There was an amazing article up on Wired today about the America's Cup. It reminded of just how cool competitive sailing is. I wrote about sailing upwind in 2009 before the last America's Cup race and I mentioned a revolutionary solid wing multihull boat created by team Oracle. That boat was in fact as fast as promised and it won the race and by doing so team Oracle won the right to dictate the rules of the next America's cup. What they did was create the America's Cup World Series of standarized fixed wing catamaran sailing boats (you can read more about the entire thing in the Wired article). These boats are super fast and super intense. The America's Cup World Series is the water equivalent of Formula 1, but instead of crashes there are capsizes. Well, actually there are crashes too. Here is a hectic highlight real of these boats racing in the first ever event a few days ago in Cascais, Portugal.
Modern sailing is a paradoxical mix of elements. The boats are designed with advanced knowledge of physics and constructed of carbon fiber, yet they are powered by the simplicity of the wind. I think there is an appeal to working with nature to accomplish work rather than fighting against it. Working with nature always seems to be the most graceful option. In space travel rather than firing rockets to propel ships it is advantages to use gravitational assists by swinging by planets. And then of course there are solar sails in space too. The Japanese IKAROS satellite recently successfully unfurled itself in space and is now being pushed by photons on a unique journey. If you think about it astronomy and sailing go together.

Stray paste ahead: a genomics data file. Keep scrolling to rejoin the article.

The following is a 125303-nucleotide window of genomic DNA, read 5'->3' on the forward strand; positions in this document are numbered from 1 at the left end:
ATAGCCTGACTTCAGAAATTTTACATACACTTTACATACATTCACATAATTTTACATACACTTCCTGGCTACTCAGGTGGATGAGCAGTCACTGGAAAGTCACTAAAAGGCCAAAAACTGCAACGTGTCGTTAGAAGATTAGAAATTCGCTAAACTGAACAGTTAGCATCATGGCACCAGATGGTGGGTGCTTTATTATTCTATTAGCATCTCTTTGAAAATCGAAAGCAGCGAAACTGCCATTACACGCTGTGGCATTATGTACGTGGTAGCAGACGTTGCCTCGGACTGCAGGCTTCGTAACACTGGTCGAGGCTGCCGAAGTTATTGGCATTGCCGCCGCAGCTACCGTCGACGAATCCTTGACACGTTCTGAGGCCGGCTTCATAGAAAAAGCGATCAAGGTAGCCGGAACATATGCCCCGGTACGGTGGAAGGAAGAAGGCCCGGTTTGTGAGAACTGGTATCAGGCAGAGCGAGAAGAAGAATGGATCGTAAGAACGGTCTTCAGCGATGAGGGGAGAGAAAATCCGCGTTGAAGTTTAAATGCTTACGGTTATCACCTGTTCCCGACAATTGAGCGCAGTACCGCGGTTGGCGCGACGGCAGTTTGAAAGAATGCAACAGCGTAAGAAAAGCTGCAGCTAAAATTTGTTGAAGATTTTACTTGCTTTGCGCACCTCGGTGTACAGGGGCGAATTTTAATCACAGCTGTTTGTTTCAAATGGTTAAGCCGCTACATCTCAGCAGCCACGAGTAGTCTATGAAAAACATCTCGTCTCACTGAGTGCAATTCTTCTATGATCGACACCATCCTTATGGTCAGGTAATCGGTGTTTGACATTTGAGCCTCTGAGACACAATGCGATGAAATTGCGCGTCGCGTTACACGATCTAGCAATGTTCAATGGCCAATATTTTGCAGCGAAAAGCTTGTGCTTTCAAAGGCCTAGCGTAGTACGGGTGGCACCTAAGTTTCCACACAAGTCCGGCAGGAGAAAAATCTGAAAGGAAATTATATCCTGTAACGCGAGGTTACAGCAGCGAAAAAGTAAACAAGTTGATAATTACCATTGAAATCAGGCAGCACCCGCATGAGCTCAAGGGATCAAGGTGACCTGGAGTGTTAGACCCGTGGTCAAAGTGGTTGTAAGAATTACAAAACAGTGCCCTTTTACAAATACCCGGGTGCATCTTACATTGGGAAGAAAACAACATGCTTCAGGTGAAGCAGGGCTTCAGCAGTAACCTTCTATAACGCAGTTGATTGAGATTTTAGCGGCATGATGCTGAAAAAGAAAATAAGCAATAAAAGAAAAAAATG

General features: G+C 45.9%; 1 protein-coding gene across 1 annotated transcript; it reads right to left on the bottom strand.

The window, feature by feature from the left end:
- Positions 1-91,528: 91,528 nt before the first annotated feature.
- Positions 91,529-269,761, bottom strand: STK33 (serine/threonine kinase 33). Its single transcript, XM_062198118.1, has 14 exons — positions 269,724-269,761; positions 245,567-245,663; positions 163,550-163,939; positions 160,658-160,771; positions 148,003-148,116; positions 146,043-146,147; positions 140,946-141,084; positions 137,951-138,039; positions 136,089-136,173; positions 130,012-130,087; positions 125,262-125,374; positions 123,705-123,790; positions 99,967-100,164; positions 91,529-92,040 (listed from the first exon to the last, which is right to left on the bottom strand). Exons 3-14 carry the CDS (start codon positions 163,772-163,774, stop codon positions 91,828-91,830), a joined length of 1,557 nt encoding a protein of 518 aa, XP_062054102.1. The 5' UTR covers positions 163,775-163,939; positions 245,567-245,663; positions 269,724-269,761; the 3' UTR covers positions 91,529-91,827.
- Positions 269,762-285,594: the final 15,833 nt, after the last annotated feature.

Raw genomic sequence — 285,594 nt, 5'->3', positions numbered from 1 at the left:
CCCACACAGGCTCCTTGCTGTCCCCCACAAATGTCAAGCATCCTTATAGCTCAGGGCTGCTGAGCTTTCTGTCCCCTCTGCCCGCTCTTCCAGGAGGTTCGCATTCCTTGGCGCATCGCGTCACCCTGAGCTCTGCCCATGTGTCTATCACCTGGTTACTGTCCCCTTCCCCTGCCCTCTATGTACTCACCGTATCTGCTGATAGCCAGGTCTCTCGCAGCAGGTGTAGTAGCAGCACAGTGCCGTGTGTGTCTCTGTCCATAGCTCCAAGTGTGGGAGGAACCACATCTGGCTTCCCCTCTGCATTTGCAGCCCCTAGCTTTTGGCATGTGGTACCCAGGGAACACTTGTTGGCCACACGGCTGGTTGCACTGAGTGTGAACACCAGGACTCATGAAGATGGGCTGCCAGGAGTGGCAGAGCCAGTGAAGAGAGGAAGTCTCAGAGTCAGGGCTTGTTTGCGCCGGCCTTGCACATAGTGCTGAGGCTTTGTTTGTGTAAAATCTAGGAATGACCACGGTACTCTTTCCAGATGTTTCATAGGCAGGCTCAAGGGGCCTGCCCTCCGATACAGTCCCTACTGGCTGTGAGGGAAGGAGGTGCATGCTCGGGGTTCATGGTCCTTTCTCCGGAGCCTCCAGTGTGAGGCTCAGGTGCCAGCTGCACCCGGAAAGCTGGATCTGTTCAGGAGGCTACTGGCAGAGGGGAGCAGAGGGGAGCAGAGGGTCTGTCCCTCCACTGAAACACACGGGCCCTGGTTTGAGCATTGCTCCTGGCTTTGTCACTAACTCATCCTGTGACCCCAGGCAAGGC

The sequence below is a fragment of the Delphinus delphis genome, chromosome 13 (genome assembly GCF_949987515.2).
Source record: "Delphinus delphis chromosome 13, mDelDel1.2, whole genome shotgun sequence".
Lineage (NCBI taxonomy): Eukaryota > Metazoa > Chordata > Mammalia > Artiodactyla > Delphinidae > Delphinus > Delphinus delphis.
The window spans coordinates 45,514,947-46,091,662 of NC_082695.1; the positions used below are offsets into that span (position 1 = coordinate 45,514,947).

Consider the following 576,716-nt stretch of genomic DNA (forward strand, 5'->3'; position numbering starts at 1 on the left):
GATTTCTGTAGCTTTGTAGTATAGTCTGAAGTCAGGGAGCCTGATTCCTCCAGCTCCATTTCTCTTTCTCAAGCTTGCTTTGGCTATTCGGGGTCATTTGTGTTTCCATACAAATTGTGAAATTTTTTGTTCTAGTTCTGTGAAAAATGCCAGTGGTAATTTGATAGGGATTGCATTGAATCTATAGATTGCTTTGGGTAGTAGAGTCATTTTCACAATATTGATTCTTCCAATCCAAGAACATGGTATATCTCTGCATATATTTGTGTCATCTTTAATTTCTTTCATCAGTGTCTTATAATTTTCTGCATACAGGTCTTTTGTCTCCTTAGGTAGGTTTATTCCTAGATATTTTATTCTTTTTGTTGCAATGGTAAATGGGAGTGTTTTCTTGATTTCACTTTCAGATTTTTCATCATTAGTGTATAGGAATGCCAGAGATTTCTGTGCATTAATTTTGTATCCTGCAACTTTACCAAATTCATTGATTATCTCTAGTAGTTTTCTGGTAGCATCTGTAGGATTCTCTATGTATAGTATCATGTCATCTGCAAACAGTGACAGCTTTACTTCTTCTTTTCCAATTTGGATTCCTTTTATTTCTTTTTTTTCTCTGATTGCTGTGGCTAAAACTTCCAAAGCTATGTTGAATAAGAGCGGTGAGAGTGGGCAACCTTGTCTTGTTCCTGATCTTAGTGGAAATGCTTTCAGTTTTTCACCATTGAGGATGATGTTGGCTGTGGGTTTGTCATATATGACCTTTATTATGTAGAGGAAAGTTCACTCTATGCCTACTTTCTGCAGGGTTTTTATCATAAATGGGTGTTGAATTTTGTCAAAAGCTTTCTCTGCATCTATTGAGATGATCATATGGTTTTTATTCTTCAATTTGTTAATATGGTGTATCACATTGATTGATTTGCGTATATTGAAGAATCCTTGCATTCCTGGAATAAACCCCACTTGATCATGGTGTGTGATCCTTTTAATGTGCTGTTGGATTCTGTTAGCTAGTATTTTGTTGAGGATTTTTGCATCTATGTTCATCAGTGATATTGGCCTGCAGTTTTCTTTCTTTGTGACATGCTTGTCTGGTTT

In the matter of Walter Lewin, MIT goes medieval
10 hours ago in The Curious Wavefunction